In 2014, as a student of online teaching I was required to write a personal Theory of Practice. I decided to apply Zen martial arts maxims:
1. Economy of effort
|Meditation, by Jens Tärning |
from the Noun Project,
CC-BY 3.0, 2014
Martial arts emphasize maximum results from minimum effort. Similarly, learning is a means to an end and so should be done efficiently: using just enough resources to get the job done. However, most theories of education ignore the cost of an activity. There tends to be an inappropriate emphasis on trying in education, rather than succeeding.
Education needs to provide the student with useful skills. Students will need to start with simplified exercises, but need to be exposed to increasingly realistic problems. My students either have jobs or are training for a specific role as a professional, their studies are therefore focused on obtaining skills for that job. By providing student exercises which are based on their own workplace, or a reasonable simulation of the workplace, the students are motivated and learn useful skills.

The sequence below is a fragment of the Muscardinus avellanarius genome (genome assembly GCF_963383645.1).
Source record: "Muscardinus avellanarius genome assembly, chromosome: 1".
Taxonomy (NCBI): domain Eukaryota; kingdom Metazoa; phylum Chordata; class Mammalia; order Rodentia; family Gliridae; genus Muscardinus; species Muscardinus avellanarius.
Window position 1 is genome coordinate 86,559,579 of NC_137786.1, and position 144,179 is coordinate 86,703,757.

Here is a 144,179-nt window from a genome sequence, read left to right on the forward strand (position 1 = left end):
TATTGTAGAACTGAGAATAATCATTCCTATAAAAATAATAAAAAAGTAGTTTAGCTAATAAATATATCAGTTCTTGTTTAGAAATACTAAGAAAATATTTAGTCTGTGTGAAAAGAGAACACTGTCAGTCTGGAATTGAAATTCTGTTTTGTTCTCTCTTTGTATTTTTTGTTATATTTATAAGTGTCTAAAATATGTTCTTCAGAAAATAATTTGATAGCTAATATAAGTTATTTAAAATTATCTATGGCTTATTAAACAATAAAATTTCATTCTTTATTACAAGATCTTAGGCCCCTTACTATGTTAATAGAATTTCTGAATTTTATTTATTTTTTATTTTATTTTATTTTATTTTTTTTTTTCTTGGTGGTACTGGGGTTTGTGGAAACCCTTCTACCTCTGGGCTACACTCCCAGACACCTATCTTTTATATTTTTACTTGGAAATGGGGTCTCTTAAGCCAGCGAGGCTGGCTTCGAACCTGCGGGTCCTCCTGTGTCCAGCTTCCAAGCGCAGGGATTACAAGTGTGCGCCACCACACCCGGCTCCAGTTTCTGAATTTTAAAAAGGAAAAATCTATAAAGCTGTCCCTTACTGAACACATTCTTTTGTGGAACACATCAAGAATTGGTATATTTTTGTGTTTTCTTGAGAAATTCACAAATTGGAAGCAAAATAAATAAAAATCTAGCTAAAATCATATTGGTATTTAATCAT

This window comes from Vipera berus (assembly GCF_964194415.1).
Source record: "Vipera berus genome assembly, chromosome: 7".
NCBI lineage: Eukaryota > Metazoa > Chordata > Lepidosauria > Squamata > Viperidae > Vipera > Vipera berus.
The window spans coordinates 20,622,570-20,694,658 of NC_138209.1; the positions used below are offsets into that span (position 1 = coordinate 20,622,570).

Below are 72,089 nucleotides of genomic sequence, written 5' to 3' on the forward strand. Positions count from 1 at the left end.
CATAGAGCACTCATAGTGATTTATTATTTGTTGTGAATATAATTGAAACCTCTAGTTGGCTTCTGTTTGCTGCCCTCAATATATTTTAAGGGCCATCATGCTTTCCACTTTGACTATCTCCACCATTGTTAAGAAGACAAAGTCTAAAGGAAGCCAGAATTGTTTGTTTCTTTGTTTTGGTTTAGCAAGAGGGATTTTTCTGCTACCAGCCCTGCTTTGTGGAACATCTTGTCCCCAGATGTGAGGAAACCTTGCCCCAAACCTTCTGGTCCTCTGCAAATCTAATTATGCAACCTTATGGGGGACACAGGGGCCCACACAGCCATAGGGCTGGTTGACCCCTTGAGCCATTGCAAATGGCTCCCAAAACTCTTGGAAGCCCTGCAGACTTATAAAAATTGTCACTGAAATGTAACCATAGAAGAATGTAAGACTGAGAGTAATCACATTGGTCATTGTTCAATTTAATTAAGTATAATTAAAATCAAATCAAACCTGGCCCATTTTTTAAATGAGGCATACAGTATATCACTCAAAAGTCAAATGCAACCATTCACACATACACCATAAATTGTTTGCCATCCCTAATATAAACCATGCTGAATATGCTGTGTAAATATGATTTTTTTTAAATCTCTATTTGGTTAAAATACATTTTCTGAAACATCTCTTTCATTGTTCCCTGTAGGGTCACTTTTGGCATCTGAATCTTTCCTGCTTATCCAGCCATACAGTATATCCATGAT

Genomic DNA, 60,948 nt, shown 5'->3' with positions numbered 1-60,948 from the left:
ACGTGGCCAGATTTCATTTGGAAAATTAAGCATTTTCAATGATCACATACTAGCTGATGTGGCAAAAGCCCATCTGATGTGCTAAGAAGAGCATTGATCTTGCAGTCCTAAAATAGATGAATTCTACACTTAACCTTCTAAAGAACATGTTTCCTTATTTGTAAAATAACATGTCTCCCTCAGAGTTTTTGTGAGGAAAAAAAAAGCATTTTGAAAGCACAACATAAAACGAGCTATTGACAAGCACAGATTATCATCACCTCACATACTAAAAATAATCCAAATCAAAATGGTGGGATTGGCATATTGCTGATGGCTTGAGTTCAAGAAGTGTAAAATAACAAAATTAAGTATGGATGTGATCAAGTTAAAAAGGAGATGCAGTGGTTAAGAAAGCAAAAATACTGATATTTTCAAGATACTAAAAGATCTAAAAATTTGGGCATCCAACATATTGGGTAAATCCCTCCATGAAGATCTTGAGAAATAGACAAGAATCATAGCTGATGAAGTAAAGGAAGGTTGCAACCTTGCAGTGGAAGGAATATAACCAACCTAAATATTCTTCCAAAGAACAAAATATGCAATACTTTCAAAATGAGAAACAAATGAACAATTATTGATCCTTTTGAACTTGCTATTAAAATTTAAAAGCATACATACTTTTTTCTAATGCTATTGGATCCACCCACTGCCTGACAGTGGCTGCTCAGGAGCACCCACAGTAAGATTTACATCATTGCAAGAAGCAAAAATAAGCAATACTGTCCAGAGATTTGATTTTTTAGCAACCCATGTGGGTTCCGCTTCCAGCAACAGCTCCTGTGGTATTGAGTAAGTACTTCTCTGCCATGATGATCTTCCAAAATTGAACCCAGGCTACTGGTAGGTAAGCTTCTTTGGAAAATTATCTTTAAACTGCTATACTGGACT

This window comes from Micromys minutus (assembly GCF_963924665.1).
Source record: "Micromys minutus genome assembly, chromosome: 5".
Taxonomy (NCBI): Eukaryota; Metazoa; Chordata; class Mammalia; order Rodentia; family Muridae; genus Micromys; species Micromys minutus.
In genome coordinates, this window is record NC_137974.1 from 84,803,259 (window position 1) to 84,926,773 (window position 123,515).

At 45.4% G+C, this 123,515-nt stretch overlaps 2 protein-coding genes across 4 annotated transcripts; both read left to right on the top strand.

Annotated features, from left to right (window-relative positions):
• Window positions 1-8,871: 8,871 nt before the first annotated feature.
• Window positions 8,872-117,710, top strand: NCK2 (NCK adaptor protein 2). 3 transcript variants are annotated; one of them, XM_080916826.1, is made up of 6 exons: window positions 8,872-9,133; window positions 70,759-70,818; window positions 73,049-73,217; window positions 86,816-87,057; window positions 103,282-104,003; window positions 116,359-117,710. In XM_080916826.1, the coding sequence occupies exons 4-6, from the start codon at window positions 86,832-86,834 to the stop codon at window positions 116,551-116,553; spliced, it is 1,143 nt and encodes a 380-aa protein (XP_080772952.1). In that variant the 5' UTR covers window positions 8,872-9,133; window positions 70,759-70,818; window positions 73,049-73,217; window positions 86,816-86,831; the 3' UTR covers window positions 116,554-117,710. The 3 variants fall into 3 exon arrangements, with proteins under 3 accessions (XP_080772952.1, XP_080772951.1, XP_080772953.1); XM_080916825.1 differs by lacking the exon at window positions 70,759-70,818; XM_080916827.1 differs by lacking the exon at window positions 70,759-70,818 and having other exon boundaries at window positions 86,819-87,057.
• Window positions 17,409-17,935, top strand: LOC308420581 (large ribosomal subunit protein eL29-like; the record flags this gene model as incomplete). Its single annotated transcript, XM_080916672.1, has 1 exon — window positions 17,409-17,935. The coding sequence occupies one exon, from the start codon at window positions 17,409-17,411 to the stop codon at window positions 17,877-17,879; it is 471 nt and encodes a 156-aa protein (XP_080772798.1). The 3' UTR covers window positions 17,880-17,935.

3. Switching smoothly between techniques
Educational literature is full of explanations of why one principle, theory or technique is superior to another. But one approach will rarely do for all situations. Educators need to move smoothly from one technique to another. Students will need times when they learn alone and then others in a group. They can learn the basics using a simple drill and practice computer program (based on behaviorism theory) and then explore advanced topics with other students.
From the chapter "Theory of Practice", of the book Digital Teaching In Higher Education by Tom Worthington, 2017.
The Zen maxims are from Bruce Lee's Tao Of Jeet Kune Do
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